After leaving Illinois, he went home and worked in the oil fields — something he described as “tough work.” One day, though, his mother asked him what he was going to do for the rest of his life. That prompted a call to Evansville College coach Arad McCutcheon and later an All-American collegiate career.
At Evansville, the 6-foot-5 guard was also the tallest player on the team and therefore was tasked to guard and to outrebound the opposing teams’ forwards and centers. That was all fine by him. He got to compete for the ball and competition was what ended up being one of the things that defined him.
“I've always said that the most important thing in sports is to keep trying,” Sloan said when the Jazz reached the Finals for the first time. “Let this be an example of what it means to say it’s never over.”
He was talking about his players, but he may as well have been describing his life.
After getting drafted into the NBA in 1966, this small-town kid had to go up against Jerry West and Oscar Robertson. That meant scrapping, clawing and hitting the floor. He couldn’t back down — and he never did.
That’s how Sloan became a fan favorite in Chicago. He was a two-time All-Star and a four-time member of the all-defensive team. And after a career that was cut short by knee injuries, the Original Bull’s No. 4 was retired.
In 1977, a year after he retired from playing, Sloan accepted the job as the Evansville coach. But before he could even coach a single practice, he had a change of heart and resigned. Later that year, the plane carrying the Evansville team crashed and no one survived.
“That incident on December 13, 1977, made me realize that there are a lot more things more important than basketball,” Sloan said during his Hall of Fame speech.
Things like his high school sweetheart, Bobbye, who he was married to for 41 years until cancer took her away, and later, his wife Tammy, who stood by him and supported him during his final days. And all the other people, from players to owners to assistants to fans that he has come in contact with along the way.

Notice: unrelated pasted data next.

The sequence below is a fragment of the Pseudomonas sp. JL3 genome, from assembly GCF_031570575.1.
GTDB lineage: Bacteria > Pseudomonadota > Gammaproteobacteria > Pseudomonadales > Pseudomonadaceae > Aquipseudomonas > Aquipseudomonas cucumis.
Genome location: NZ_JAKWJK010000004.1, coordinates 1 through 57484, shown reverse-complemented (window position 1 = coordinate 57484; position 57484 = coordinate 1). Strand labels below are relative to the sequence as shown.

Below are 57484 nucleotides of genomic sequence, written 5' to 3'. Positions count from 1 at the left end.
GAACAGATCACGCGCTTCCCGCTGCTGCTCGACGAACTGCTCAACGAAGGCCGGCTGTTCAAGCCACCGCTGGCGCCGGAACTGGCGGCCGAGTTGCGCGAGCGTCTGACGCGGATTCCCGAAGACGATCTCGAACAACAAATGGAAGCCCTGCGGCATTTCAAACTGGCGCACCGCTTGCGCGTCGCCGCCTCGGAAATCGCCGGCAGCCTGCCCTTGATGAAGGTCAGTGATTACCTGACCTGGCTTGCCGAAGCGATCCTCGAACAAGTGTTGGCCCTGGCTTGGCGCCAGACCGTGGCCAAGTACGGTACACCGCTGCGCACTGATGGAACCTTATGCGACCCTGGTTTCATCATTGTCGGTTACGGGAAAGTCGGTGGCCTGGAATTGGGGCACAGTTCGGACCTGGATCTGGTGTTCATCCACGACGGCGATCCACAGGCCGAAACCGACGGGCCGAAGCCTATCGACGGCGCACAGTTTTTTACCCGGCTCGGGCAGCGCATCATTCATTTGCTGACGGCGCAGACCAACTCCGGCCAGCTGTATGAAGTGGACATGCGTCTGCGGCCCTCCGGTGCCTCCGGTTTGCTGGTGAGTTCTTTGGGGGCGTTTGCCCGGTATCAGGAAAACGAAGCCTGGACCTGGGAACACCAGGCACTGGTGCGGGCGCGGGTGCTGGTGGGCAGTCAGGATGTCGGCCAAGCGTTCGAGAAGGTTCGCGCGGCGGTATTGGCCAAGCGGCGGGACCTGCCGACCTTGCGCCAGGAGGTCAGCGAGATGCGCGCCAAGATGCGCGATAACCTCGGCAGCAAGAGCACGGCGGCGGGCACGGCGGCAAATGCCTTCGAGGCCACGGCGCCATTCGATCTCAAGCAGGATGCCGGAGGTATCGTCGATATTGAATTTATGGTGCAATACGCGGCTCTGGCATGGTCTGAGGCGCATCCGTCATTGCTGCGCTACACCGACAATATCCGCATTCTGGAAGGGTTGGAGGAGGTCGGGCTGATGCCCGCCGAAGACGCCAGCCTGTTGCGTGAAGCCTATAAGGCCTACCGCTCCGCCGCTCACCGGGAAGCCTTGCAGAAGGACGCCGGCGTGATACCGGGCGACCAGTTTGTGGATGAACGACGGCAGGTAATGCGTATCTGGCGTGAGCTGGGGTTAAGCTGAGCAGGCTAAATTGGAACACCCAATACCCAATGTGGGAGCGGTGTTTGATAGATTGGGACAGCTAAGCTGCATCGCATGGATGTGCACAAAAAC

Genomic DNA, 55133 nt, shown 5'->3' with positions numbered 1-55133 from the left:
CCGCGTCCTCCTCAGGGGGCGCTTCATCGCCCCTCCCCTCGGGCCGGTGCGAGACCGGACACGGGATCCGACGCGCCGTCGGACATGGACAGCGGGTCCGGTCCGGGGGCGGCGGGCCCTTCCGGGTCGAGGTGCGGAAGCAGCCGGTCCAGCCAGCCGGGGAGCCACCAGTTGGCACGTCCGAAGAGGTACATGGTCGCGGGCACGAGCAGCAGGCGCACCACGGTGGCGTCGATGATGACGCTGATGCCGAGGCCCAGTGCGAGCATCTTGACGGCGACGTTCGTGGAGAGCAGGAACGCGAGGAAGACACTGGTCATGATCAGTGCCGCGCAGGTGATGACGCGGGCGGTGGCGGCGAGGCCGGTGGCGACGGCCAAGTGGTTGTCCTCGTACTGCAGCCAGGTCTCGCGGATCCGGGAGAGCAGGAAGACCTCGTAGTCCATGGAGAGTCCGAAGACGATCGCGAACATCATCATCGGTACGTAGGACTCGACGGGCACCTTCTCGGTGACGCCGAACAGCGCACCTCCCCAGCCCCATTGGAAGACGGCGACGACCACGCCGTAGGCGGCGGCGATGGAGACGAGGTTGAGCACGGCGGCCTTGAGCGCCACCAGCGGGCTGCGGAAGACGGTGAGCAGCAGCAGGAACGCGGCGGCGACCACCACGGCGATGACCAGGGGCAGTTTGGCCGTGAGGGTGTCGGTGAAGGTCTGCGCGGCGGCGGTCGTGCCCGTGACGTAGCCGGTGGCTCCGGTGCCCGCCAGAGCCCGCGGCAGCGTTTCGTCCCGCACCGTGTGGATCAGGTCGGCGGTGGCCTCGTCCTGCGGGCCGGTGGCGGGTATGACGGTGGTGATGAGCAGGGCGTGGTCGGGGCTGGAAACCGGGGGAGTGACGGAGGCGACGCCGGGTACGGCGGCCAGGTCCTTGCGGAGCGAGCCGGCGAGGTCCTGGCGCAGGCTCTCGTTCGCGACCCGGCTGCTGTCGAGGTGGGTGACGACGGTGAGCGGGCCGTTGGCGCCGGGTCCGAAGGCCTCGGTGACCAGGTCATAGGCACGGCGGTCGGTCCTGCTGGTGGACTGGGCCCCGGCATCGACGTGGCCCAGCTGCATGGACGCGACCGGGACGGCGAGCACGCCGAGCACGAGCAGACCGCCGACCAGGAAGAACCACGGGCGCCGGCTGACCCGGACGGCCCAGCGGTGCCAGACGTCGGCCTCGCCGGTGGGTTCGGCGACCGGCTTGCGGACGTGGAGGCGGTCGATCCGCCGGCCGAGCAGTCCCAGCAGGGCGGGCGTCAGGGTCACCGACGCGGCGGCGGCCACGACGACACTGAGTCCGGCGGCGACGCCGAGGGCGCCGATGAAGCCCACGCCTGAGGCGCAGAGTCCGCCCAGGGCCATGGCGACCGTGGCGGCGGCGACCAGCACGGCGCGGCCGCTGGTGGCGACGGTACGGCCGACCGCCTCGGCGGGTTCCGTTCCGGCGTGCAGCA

It was that type of attitude that made Sloan more than just a coach for many in Utah. He was their coach. He was the Jazz. In 1984, he was hired by Layden as an assistant. Four years later, he took over the job that would end up defining him — and a job that would help define a team, an organization, and even a state.
The same toughness Sloan demanded from himself, he demanded of his players. They loved him for it.
“I just miss him," John Stockton said in 2014 when the Jazz honored Sloan by hanging a banner. "To walk on the bus every day and have him sitting on the front seat and give you a nod, knowing you are going back to work again today. Or seeing him in the gym or the arena, getting to have a chance to talk in the hotel afterward, those are things you can’t replace.”
In 2011, a somber Sloan leaned toward the microphone. After over 22 years of being head coach, after winning the third-most games of any coach (he is now in fourth), he had decided to step down.
"I had a feeling this time was the time to move on," an emotional Sloan said. "Twenty-six years is a long time to be in one organization. I've been blessed. Today is a new day. When I get this over with, I'll feel better. My time is up and it's time to move on."
Another new day has come. For many, it’ll take a little more time to feel better. It’ll take time to realize he’ll never make his way to his usual Row 11 seat at Vivint Arena. Or that he’ll never greet adoring fans with a sweet smile and a handshake.
But Sloan would likely have some advice on how to cope.
"I haven't heard anyone say it's going to be easy," Sloan told KSL when he went public about the diseases that would ultimately end his life, "so just take your lumps and go on."
Last winter, a member of the Golden State Warriors jogged out to the court for his pregame routine.
His focused gaze suddenly broke and he stopped to look back at the man he had just passed.
“Is that Jerry Sloan?” he asked a group of reporters assembled nearby.
As they nodded, the player once again turned back, almost longingly, as the beloved former Utah Jazz coach made his way slowly through the tunnels of the arena where he coached for decades; the place where he became a legend.
The player resumed his jog again as four words left his mouth.
“Man, he was great.”